In the case of Yitzchak, someone new came into his life to enable him to find what was taken away. Much more frequently, we must make do with what was always in front of us, but remained overshadowed by something greater.

In the case of the Beit haMikdash, one of the main foci of our spirituality was taken away. Each year, we need to first internalize that loss, realizing how great an opportunity the Beit haMikdash represented. Once we have done that, we need to seek how to fill the vacuum left in the wake of its destruction. How indeed? If the Beit haMikdash represented a clear channel for interaction with G-d, we are obligated to seek other, if more indirect, channels that have survived.

At least two such channels exist - prayer and appreciation of the Divine imprint in nature. It may not be coincidental that Av is the month where we traditionally take our vacations which allow for greater exposure to nature, and Elul can be described as a month of prayer. The complete dialogue between man and G-d that existed in the Beit haMikdash can actually be divided into its component parts in the next two months. In Av, we can allow G-d to speak to us. In Elul, we can speak to G-d.

In Av, we can seek our inspiration in nature. We can admire a world filled with tremendous beauty and harmony. I believe this to be one of the greatest religious experiences available to us today. Rabbi Shlomo Wolbe z'l once spoke about the opportunity missed by those who find grandiose views on their vacations, only to respond by snapping a camera and moving on. When we see the waves on the seashore, majestic valleys, sunsets, and the like, we have a tremendous religious opportunity placed in front of us. Chazal formulated several berachot to formalize these opportunities - the fact that these berachot have fallen into disuse may represent a much greater tragedy than we realize. Whether we make the berachot or not, let us not waste the few chances we have to feel G-d's presence in our overly urbanized lives.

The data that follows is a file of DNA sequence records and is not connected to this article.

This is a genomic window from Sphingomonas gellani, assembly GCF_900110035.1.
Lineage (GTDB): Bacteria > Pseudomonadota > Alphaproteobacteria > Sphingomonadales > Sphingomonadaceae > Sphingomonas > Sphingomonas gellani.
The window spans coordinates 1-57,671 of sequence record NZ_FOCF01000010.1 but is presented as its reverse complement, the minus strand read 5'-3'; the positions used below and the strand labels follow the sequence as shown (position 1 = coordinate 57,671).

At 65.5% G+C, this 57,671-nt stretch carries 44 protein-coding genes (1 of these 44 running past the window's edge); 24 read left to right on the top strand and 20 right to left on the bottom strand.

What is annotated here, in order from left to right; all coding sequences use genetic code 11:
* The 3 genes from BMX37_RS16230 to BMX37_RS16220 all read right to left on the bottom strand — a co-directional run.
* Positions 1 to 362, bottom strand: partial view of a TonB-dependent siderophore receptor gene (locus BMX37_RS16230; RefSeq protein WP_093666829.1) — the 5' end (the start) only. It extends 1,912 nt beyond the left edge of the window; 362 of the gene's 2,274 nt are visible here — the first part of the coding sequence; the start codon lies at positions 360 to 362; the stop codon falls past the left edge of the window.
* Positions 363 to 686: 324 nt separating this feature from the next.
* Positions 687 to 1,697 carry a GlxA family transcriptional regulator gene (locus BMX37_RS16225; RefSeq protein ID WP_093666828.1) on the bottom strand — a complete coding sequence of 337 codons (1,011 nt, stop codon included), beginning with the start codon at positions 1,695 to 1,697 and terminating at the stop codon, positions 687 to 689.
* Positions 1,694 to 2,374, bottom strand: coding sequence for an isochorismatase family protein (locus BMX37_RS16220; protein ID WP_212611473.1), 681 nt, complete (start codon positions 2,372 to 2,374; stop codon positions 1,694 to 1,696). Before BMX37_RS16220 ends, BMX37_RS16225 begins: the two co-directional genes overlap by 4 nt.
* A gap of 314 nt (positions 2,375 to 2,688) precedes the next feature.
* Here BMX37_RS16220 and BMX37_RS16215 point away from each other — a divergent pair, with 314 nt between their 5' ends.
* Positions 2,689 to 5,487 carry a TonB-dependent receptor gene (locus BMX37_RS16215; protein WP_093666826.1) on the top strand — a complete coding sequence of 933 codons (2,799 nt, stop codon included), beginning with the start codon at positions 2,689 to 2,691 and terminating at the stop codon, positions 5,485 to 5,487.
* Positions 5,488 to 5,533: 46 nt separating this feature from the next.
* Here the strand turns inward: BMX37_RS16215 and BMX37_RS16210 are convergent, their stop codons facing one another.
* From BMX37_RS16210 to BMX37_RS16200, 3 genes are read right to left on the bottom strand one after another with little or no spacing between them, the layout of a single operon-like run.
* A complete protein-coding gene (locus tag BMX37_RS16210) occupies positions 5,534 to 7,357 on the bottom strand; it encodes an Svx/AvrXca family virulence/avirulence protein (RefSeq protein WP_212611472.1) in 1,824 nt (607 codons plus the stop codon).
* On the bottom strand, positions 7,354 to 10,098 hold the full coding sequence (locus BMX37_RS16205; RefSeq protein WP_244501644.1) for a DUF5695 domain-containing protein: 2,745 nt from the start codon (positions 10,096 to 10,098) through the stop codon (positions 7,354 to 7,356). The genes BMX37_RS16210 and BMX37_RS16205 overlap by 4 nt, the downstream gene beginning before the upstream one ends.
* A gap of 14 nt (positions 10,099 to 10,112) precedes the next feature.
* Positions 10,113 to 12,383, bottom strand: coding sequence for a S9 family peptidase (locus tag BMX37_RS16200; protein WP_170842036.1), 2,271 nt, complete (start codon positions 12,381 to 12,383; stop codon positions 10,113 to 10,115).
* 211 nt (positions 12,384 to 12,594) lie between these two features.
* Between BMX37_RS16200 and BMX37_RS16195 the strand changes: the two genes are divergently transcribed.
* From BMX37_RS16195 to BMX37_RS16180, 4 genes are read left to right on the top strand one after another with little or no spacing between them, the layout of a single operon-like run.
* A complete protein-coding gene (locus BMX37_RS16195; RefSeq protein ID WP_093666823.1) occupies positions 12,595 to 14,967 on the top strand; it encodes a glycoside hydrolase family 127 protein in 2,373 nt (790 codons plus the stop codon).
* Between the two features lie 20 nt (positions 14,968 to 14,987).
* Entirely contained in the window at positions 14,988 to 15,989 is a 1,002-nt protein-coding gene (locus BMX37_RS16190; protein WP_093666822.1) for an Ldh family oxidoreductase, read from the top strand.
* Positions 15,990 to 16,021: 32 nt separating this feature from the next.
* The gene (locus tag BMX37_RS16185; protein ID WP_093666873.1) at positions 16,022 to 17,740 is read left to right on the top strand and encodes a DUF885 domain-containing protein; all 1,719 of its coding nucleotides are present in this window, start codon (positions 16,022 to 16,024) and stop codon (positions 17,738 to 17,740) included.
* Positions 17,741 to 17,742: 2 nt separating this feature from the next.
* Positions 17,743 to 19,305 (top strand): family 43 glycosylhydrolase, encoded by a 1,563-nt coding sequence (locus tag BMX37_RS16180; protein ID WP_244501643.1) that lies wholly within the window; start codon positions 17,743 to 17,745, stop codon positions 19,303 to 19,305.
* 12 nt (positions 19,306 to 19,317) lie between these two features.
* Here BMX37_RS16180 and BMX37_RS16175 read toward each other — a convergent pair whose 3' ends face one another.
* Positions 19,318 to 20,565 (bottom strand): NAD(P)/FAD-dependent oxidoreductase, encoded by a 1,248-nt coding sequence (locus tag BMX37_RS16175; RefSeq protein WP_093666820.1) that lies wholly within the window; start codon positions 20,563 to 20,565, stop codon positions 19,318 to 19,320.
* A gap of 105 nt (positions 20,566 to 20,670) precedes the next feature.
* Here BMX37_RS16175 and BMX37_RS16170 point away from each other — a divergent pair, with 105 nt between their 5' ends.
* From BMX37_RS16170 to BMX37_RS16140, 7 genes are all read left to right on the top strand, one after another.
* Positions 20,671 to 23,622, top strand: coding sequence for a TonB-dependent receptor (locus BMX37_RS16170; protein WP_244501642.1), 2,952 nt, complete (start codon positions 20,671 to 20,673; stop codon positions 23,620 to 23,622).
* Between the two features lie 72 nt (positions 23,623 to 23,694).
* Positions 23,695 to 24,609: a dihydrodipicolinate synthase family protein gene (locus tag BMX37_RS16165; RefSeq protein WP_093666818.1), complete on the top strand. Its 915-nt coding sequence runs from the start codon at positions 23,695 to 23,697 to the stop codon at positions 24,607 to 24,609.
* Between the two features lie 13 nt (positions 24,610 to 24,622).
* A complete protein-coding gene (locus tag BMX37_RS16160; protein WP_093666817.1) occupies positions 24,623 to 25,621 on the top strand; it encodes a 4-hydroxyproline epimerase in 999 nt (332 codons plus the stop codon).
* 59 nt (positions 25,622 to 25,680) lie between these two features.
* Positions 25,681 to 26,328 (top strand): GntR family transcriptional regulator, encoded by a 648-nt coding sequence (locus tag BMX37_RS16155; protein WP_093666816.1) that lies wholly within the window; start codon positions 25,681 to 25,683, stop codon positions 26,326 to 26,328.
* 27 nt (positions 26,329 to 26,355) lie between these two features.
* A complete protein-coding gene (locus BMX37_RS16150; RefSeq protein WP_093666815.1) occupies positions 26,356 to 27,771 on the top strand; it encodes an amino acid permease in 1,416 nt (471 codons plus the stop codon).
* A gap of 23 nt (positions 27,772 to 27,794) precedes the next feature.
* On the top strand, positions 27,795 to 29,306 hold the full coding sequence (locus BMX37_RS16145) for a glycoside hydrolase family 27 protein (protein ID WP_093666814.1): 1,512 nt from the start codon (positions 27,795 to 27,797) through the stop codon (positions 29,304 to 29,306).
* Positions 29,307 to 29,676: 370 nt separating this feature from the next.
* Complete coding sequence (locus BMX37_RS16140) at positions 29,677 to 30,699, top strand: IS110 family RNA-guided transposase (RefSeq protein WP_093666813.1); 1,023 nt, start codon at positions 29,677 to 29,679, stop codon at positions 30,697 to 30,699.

A month of Av filled with religious inspiration can allow us to better exploit the second area of religious connection allowed to us - the world of prayer. Our religious dedication in the month of Elul, culminating in the High Holidays, naturally focuses on prayer. Just as the first set of three berachot in the Amidah allow us to focus on Whom we are addressing, the period of consolation that follows Tisha b'Av can allow us to have greater appreciation and thus connection to Whom we will be addressing in the month of Elul.

The various rituals of Av and Elul allow us to be more prepared for Rosh Hashanah without a Beit haMikdash. As stated above, we are moved to reorient ourselves to the most productive spiritual channels that we have without the Beit haMikdash. Like most ritual, however, it does not work automatically. It is up to us to infuse the rituals of mourning and consolation with the meaning implicit in them. 

(1) John Dewey, Democracy and Education. p.49